E-Mail marketing provides a direct and personalised way of delivering the recipient the information they need. With individual newsletters and advertising mails, businesses can achieve a sustainable customer retention whether it involves interested parties, repeat customers, or business partners. The challenge lies in defining the exact target group and offering them interesting and highly...
Content marketing is a marketing strategy that focuses on the creation and distribution of high-quality, informative content in order to reach and permanently satisfy a previously defined target group. The aim of campaigns like these is to convince the target group of how good a company or a brand is in order to gain new customers and advocates.
- What is content marketing?
- What are the different types of content in content marketing?
- How does content marketing work?
- What are the long-term content marketing strategies?
- Content marketing strategy with focus on the story
- Which potential target groups is content marketing aimed at?
- Content marketing goals at a glance
- Defining content marketing goals - this is how it works
- The most important key figures for content marketing goals
- Content marketing: strategy and planning
What is content marketing?
Content marketing differs from traditional marketing methods in its communication strategies. The focus is not on placing advertising messages, but on providing high-quality, relevant content that appeals to the target group and potential customers. The aim is to provide the reader with content with added value, which can be
- Entertaining and/or
- Emotionally charged
Content marketing regards not only text, but all content presented in media form. This includes images, videos, graphics, audio files, studies, and surveys. These campaigns are then used and distributed across a diverse range of online channels, from internal company blogs to social media platforms.
What are the different types of content in content marketing?
The discipline of content marketing is interesting for a wide variety of companies and brands, which is due in particular to the fact that there are hardly any limits to the content that can be disseminated. Therefore, the most different content types can be used for content marketing, for example:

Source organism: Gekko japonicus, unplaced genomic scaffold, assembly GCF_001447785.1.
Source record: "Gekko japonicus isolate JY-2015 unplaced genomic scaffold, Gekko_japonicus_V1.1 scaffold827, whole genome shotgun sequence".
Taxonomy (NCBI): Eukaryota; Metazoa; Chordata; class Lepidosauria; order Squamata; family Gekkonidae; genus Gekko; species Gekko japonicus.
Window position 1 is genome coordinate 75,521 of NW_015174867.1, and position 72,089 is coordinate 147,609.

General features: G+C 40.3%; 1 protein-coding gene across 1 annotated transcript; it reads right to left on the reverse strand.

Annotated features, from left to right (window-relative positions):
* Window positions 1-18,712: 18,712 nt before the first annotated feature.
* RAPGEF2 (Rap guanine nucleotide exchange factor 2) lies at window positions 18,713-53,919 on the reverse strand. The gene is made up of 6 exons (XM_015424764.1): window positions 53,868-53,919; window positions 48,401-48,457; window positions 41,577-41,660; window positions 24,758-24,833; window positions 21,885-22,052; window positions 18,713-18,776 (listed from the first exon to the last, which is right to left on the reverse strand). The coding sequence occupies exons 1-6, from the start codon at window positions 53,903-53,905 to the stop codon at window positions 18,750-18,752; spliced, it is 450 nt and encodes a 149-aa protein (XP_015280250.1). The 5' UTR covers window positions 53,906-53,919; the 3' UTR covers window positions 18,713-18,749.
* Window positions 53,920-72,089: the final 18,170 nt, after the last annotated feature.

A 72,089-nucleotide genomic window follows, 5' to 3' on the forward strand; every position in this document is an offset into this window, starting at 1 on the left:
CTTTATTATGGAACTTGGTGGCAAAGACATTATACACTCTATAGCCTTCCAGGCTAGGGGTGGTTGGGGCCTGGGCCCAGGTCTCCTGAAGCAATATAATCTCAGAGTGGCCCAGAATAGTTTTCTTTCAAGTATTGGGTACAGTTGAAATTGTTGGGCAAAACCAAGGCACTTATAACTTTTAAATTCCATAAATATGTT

- blog posts
How does content marketing work?
Even if content marketing campaigns and their goals - sometimes more, sometimes less - differ from each other, a basic procedural model for the operative implementation of content projects like these has been established. Most important are the five phases of analysis, conception, production, distribution, and evaluation, which have to be passed through one after the other.
Content marketing always begins with a comprehensive analysis. First, you look at the initial situation and also at the goals that you want to achieve with the project. Therefore, the following steps have to be done:
- Defining the goal(s)
- Defining the target group(s)
- Topic research
- Topic weighting
- Keyword research and subsequent analysis
- Inventory and evaluation of current content (content audit)
Once the analysis is complete, the basic plan or concept for the content project can be developed. The following tasks have to be mastered:
- Idea development
- Content attribution (determination of benefit, format, media type, etc.)
- Preparing content for the target group(s) (content mapping)
- Designing a draft considering content and user experience
- Creating an editorial plan
- Preparing briefings
The next step is the actual production process in which the content to be marketed is created and prepared for publication:
- Creating the content
- Checking and releasing content
- Creating suitable landing pages
- Establishing tracking mechanisms
The fourth phase of the content marketing process deals with all sub-areas associated with the publication and distribution of content: